NBC's Kevin Reilly Is Having Fun Again

A Confident Entertainment President at the Television Critic Association's Tour

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PASADENA, Calif. (AdAge.com) -- A visibly more relaxed Kevin Reilly, president of NBC Entertainment, addressed the nation's TV critics here today at the Television Critics Association tour, opening the network's all-day session with a more positive message than the network has had in some time.
NBC Entertainment President Kevin Reilly says the network will finish the season on a high note.
NBC Entertainment President Kevin Reilly says the network will finish the season on a high note. Credit: NBC

That message was one of confidence, that the network now has a couple of tentpole shows to go into battle with and that it has plenty of quality, if not boffo, ratings performances yet in its newcomers on its schedule. Mr. Reilly opened the day heaping praise on one of those performers, "Heroes," the network's No. 1 new show this season.

He also boasted that NBC had tied CBS and ABC for first place in the advertiser-coveted demographic of 18- to 49-year-olds this season, but in reality, CBS is ahead with 4.8 million viewers in that demo, while ABC and NBC had 4.7 million, according to Nielsen Media Research.

The feeling around the office
He described a new energy around the office and a new feeling that had all but been forgotten. "That feeling? Oh, that's fun," he joked, adding that he believes NBC's season will end now on a high note.

Mr. Reilly has a good reason to feel better this year: NBC ended last season in last place in viewers 18-49, but the network's second-place tie so far with ABC on the strength of show's such as "Heroes" and Thursday's "My Name Is Earl and "The Office" has lifted spirits at 30 Rockefeller Center.

When asked about ways NBC was using the web to promote shows, Mr. Reilly raised the radical prospect of putting pilots on the web. "We have a plan cooking. We may expose some of the pilots in the middle of screening week to certain audiences." Last March, when the schedules for the following year come together, NBC won credit from ad agencies for sharing DVDs of pilots they had ordered early for the slate.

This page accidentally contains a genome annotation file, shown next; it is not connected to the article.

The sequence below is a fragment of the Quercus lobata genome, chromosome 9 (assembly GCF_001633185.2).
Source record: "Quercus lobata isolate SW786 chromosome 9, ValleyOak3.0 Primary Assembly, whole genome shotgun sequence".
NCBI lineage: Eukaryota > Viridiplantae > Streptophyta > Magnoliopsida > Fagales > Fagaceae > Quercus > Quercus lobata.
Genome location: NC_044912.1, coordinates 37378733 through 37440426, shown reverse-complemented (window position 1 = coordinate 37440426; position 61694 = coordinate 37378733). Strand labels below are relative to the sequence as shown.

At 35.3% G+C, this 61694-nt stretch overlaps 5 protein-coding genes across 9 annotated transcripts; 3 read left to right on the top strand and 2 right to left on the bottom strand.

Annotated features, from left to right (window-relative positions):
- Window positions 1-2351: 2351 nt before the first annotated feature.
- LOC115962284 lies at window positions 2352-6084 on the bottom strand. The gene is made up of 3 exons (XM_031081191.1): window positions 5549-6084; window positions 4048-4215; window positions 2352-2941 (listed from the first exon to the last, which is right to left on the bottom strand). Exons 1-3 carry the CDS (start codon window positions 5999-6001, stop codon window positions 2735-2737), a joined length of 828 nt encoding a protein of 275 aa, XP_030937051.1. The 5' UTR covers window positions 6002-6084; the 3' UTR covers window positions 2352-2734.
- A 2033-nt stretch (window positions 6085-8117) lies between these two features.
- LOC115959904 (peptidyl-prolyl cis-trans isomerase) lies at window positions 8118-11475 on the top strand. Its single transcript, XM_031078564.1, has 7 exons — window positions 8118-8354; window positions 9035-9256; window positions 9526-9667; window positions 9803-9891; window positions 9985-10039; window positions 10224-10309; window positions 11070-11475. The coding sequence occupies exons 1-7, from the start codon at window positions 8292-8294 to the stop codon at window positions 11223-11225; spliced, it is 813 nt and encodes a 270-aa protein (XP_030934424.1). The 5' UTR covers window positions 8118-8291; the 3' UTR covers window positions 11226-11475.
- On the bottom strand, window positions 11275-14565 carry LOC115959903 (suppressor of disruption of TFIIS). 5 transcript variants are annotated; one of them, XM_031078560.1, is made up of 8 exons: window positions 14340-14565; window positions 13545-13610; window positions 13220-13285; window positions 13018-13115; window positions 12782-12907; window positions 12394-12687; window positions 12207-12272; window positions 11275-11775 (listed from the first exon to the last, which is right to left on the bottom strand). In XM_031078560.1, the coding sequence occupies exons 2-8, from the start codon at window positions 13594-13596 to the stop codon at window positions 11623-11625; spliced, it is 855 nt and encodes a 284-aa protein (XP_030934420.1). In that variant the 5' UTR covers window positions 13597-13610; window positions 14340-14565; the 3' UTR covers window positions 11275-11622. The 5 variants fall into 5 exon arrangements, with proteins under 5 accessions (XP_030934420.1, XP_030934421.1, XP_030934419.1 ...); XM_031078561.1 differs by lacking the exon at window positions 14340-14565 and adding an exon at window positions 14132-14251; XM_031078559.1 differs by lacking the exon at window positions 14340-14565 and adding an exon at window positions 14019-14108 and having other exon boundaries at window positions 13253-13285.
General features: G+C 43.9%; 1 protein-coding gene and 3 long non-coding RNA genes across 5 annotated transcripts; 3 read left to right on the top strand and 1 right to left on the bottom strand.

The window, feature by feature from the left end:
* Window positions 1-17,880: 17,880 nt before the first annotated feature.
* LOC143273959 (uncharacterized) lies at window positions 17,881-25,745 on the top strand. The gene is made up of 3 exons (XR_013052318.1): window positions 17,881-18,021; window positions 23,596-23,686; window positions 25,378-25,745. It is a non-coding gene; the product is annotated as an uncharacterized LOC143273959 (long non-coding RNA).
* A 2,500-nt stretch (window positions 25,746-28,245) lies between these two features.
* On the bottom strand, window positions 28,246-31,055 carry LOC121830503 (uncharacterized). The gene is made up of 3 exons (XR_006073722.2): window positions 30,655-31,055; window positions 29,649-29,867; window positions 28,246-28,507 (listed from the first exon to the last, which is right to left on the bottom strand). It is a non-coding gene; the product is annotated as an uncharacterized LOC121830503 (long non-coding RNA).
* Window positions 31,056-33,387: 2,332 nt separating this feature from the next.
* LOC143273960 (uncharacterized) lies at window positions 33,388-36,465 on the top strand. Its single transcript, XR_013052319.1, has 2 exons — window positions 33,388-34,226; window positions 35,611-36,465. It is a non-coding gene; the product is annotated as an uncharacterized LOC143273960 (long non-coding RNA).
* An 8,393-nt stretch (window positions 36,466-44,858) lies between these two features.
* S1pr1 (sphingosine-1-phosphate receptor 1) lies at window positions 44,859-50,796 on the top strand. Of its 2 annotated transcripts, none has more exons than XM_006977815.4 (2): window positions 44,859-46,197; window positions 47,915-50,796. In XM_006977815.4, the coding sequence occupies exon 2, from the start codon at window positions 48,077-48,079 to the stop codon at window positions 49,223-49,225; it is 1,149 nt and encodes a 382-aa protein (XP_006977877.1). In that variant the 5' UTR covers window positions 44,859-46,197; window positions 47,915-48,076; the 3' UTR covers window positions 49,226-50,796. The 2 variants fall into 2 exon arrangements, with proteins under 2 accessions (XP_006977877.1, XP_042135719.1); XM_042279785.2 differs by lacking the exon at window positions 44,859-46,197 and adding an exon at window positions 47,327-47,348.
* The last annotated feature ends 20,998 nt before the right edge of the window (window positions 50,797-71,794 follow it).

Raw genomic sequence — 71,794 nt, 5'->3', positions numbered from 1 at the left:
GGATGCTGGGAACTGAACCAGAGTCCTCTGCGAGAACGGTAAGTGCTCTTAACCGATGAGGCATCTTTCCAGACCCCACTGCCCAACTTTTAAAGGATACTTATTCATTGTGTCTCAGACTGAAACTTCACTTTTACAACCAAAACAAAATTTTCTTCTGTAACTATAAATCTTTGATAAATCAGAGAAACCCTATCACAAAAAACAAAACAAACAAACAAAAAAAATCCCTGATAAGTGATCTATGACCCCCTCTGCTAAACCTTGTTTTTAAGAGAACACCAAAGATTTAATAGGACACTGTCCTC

The idea of web pilots was one pushed by "Scrubs" creator Bill Lawrence, who got NBC interested in his show, "Nobody's Watching," by posting the pilot on YouTube. Right now, NBC is in contract negotiations with the show's producers about whether it is going to stay on air with NBC. The show is produced by Touchstone Television, which is eager to take it to ABC, should NBC balk at the cost of a new season. "Scrubs" is currently part of NBC's Thursday night comedy block.

Programming for a TV audience
When asked about the increasing importance of the web, Mr. Reilly said it was important to remember that it's a TV network viewing audience that comes first and that he wasn't programming for a web audience, "I see a time when the web is going to give us a key interactive relationship with the audience and it will be a key measurement tool, but we're not there yet. We do see a correlation between buzz and web activity." "Heroes" is NBC.com's most-downloaded show.

The download possibilities for each show had created many new opportunities but also headaches, because almost every show meant a new set of negotiations with its distributors. That was one reason that the failed show "Kidnapped" could be seen online for two weeks after it ended, because of negotiations over web rights.

Mr. Reilly added his voice to the chorus of network execs banging the drum to receive ratings credit from marketers for audiences who view shows using digital video recorders, arguing Madison Avenue ought to begin paying for those viewers.

"That's going to be a spirited discussion for some time to come. We are getting zero credit for anyone viewing in DVR households. DVR users are very big viewers of TV, so it's a real concern for us, to get some value. It's in everyone's best interests to find a meeting of minds."

Skeptical about commercial ratings
Mr. Reilly appeared skeptical that Nielsen Media Research's updated plan for releasing commercial-minute data would become the industry standard, however. "We don't know enough about the [Nielsen] methodology to commit to it. It will be something that is dissected and discussed."

NBC is also aggressively brainstorming ways to bring advertisers fresh thinking on the marketing front. Mr. Reilly said he had met with Mike Pilot, the network's new president-ad sales, to discuss what they could do together. "Anything is possible. Whatever dance we're doing on the tech side, we're doing with the ad partners and clients. Whether that is sole sponsors, we have a portfolio of options that will succeed."
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